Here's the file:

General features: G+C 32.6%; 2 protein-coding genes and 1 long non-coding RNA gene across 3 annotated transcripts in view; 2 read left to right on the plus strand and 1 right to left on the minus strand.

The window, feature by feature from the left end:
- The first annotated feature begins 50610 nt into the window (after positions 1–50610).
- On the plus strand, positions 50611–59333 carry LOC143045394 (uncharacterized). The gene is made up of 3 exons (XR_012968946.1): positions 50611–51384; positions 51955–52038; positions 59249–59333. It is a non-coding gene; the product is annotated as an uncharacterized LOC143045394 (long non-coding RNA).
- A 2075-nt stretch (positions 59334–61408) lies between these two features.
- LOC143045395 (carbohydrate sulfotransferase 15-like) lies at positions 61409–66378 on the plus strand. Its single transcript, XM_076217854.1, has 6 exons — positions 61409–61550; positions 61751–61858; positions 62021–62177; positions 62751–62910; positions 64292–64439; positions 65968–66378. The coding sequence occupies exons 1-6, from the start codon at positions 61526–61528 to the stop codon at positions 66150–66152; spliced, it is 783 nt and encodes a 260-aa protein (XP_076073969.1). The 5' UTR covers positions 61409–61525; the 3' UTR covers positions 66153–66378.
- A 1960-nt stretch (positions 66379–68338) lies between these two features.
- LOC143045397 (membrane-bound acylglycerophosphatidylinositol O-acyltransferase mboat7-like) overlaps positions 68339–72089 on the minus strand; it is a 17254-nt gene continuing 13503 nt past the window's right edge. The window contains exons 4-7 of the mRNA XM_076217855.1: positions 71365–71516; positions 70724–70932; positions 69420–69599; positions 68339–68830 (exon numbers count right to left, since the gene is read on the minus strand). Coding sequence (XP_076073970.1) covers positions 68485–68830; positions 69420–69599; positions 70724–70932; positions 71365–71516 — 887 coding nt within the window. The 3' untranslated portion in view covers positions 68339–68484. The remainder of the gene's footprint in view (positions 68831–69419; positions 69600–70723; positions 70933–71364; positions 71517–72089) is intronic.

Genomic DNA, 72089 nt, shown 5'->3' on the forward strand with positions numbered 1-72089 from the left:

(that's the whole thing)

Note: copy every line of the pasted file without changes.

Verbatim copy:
General features: G+C 32.6%; 2 protein-coding genes and 1 long non-coding RNA gene across 3 annotated transcripts in view; 2 read left to right on the plus strand and 1 right to left on the minus strand.

The window, feature by feature from the left end:
- The first annotated feature begins 50610 nt into the window (after positions 1–50610).
- On the plus strand, positions 50611–59333 carry LOC143045394 (uncharacterized). The gene is made up of 3 exons (XR_012968946.1): positions 50611–51384; positions 51955–52038; positions 59249–59333. It is a non-coding gene; the product is annotated as an uncharacterized LOC143045394 (long non-coding RNA).
- A 2075-nt stretch (positions 59334–61408) lies between these two features.
- LOC143045395 (carbohydrate sulfotransferase 15-like) lies at positions 61409–66378 on the plus strand. Its single transcript, XM_076217854.1, has 6 exons — positions 61409–61550; positions 61751–61858; positions 62021–62177; positions 62751–62910; positions 64292–64439; positions 65968–66378. The coding sequence occupies exons 1-6, from the start codon at positions 61526–61528 to the stop codon at positions 66150–66152; spliced, it is 783 nt and encodes a 260-aa protein (XP_076073969.1). The 5' UTR covers positions 61409–61525; the 3' UTR covers positions 66153–66378.
- A 1960-nt stretch (positions 66379–68338) lies between these two features.
- LOC143045397 (membrane-bound acylglycerophosphatidylinositol O-acyltransferase mboat7-like) overlaps positions 68339–72089 on the minus strand; it is a 17254-nt gene continuing 13503 nt past the window's right edge. The window contains exons 4-7 of the mRNA XM_076217855.1: positions 71365–71516; positions 70724–70932; positions 69420–69599; positions 68339–68830 (exon numbers count right to left, since the gene is read on the minus strand). Coding sequence (XP_076073970.1) covers positions 68485–68830; positions 69420–69599; positions 70724–70932; positions 71365–71516 — 887 coding nt within the window. The 3' untranslated portion in view covers positions 68339–68484. The remainder of the gene's footprint in view (positions 68831–69419; positions 69600–70723; positions 70933–71364; positions 71517–72089) is intronic.

Genomic DNA, 72089 nt, shown 5'->3' on the forward strand with positions numbered 1-72089 from the left: